If you have not had experience with a shotgun mic, be aware that you need to be pointing your mic directly at your subject. They don’t call them shotguns for nothing, and an errant bump in the arm or a moment of distraction that takes you off-axis will be quite obvious during playback.


MicW microphones fulfill a need for accurate, clear-sounding smartphone-oriented microphones in the smartphone era. Manufacturing is top-notch, with well-finished metal bodies instead of fragile plastic ones.

The designers outdid themselves on several fronts. First, they crafted the metal storage tube used in several of their products to pull double-duty as a safety case and a mic clamp to allow mounting to a stand (with a threaded adapter, not included). This is the kind of inventiveness one might find in an Ikea product.

Second, mic kits are packed with a headphone/mic splitter that let you plug in a set of buds to listen in on your recording. And most are also bundled with a 6-foot cable to extend the reach of the mic off the phone — although now mechanical handling noise of the mic becomes an issue.

Product Capsule

MicW I Series

Thumbs Up
+ Fills a need for accurate mobile audio recording
+ Compatible with Apple, Android and Windows devices
+ Small size and well manufactured
+ Accessory kits with adapters, cables and lapel clips in some models

Thumbs Down
– Directionality and frequency response less than ideal in some cases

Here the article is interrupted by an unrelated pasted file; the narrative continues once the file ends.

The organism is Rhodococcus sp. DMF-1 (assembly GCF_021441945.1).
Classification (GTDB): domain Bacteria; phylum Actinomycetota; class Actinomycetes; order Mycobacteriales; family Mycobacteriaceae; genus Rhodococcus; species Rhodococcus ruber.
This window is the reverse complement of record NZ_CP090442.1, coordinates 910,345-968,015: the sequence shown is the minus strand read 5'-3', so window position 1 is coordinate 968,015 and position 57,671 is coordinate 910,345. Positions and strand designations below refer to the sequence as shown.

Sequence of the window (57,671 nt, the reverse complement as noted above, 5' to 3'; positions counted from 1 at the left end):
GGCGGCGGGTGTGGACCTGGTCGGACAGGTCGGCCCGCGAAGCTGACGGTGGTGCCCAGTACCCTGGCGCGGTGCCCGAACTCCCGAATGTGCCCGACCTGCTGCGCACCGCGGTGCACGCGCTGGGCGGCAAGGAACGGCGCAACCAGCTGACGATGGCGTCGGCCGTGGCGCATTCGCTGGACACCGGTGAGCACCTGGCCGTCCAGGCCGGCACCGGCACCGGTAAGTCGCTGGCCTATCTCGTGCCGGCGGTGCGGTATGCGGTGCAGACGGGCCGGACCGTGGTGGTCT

Prices: i266 ($169.99 kit, $129.99 mic only); i456 ($159.99 kit, $119.99 mic only); i855 lavalier kit ($209.99); iShotgun mic kit ($249.99)

For information, contact MicW in Washington state at (425) 635-8117, email [email protected] or visit

The plug end of several MicW microphones is fairly wide and may not fit the 3.5 mm jack on your mobile device. Assuming the jack is not recessed, the problem is likely a too-narrow hole in the cellphone cover. Buying a new protective cover, or spending two minutes with an X-Acto knife, solves that problem.

I realize mic design can only go so far, but if there were a way to improve the directionality and S/N specs on these models, the engineers should pursue it. As smartphone audio acquisition becomes more of a standard process, the demand for better audio will not be far behind.

If it were up to me, I would probably go with the iShotgun, with a tossup between the i266 and the i855 lavalier. The 266 mounts right to the smartphone or pins to a lapel and I don’t have to worry about a thin cable flexing out on me; but I like the audio specs on the 855 just a tiny bit more.

Depending on the model and brand of smartphone in use, audio acquisition may be a breeze or a bother. One popular manufacturer decided to mount the audio jack at the bottom of the phone this year, making it awkward to point a mic and watch the display at the same time.

Finally, don’t let the accessories affect your purchase decision. The idea is to reduce the amount of gear we go out the door with, and a bag filled with goodies may slow you down. Being able to record, edit and upload via smartphone is an enormous time- and budget-saver; no sense bogging it down with pieces we may not need.

Alan Peterson, KJ4IVD, is an SBE-certified audio engineer, a longtime RW contributor and production director for the Radio America Network in Arlington, Va. Contact him at[email protected]